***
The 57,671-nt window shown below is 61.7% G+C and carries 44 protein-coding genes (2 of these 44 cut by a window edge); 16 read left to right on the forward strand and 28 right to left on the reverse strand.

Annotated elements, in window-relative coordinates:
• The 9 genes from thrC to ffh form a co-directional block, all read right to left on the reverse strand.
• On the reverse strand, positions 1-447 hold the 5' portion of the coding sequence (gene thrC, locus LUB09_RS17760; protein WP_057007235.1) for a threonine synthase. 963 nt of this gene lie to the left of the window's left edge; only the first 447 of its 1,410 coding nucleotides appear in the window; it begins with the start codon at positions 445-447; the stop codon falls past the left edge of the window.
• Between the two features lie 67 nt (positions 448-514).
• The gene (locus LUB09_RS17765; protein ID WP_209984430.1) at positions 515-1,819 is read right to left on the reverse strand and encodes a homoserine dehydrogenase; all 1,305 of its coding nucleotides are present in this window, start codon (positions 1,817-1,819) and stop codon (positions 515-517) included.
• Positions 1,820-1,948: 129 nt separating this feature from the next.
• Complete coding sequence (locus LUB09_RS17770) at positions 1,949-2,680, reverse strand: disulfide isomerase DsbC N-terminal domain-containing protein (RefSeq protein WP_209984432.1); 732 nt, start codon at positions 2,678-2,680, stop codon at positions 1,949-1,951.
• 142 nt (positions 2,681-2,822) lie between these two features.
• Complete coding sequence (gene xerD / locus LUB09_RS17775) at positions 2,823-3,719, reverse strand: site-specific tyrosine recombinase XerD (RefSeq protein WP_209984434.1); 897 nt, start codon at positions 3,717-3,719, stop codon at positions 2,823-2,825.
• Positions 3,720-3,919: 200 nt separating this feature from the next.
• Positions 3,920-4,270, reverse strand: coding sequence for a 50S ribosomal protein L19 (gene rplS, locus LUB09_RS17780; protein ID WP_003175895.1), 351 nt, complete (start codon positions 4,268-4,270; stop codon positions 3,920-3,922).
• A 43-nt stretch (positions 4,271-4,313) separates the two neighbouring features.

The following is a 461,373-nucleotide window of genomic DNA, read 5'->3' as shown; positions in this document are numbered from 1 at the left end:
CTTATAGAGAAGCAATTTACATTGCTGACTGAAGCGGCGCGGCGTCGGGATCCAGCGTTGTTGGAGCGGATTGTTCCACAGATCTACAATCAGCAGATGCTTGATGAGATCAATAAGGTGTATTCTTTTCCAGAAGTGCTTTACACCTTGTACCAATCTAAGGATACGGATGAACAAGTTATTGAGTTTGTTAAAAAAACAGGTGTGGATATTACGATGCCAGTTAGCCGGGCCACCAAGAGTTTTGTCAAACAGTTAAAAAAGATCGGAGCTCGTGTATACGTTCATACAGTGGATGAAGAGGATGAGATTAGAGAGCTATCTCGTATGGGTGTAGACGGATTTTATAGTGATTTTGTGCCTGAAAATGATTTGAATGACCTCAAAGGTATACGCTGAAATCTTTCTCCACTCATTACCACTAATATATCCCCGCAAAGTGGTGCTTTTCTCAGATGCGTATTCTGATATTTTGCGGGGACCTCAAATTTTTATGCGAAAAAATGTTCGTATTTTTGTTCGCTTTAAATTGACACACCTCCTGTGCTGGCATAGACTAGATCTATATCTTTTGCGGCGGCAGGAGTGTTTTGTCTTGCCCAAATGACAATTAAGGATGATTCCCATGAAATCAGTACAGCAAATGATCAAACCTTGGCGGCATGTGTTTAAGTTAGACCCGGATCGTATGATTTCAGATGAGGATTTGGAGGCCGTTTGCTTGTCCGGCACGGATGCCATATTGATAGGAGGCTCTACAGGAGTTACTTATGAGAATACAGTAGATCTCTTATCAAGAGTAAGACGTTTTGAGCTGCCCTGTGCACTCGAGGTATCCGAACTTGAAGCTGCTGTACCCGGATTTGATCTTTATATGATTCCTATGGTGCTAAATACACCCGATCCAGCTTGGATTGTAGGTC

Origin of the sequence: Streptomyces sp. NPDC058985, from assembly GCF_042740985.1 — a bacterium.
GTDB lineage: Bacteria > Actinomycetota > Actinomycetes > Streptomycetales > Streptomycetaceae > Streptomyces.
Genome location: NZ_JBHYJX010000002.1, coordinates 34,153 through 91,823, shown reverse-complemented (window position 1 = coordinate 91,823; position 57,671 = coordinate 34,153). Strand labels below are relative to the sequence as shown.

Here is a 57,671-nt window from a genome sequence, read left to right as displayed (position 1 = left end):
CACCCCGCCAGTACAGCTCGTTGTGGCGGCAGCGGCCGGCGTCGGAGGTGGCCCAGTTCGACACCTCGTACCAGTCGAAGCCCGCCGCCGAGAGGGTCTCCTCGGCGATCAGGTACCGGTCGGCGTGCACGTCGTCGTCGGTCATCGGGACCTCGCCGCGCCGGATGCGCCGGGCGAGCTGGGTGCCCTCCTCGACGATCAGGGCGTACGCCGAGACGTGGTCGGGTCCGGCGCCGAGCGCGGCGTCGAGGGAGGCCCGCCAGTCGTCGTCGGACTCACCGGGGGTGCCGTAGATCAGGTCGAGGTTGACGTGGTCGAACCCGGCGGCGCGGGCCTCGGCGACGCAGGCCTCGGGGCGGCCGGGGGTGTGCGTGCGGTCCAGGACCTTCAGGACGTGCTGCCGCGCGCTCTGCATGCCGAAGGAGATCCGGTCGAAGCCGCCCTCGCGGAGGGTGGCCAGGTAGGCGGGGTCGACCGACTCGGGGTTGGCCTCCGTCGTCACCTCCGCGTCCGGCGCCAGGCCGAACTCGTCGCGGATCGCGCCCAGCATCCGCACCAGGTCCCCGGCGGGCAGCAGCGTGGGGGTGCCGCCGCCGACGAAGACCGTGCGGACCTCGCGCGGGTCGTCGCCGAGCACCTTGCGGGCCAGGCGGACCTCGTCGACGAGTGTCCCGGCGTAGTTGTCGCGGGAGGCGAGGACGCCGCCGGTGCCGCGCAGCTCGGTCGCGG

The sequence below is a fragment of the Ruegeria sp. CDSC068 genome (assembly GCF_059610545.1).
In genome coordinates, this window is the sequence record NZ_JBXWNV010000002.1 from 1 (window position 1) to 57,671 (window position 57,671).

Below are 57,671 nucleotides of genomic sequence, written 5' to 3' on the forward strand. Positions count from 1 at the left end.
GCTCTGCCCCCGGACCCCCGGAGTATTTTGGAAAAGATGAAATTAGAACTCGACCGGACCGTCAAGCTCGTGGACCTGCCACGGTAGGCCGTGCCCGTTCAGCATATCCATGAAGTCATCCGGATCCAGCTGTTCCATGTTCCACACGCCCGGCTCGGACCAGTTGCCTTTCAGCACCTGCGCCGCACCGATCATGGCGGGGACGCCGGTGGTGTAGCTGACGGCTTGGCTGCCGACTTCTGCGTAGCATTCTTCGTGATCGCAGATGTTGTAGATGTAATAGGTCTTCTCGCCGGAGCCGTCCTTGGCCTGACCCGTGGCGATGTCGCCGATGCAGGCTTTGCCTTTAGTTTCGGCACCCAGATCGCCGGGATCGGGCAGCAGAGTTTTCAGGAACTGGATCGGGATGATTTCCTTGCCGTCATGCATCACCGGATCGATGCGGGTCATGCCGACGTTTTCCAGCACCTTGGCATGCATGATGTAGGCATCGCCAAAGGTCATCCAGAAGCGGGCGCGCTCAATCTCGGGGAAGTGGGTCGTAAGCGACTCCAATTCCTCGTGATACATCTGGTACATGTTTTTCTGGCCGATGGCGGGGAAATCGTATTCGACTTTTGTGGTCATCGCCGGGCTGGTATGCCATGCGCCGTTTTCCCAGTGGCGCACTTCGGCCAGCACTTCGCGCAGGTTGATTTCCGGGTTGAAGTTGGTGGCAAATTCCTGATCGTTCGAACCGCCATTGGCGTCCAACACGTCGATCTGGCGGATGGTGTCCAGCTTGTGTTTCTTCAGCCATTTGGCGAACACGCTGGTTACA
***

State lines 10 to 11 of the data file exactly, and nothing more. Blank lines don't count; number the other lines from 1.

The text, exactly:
• Complete coding sequence (gene xerD / locus LUB09_RS17775) at positions 2,823-3,719, reverse strand: site-specific tyrosine recombinase XerD (RefSeq protein WP_209984434.1); 897 nt, start codon at positions 3,717-3,719, stop codon at positions 2,823-2,825.
• Positions 3,720-3,919: 200 nt separating this feature from the next.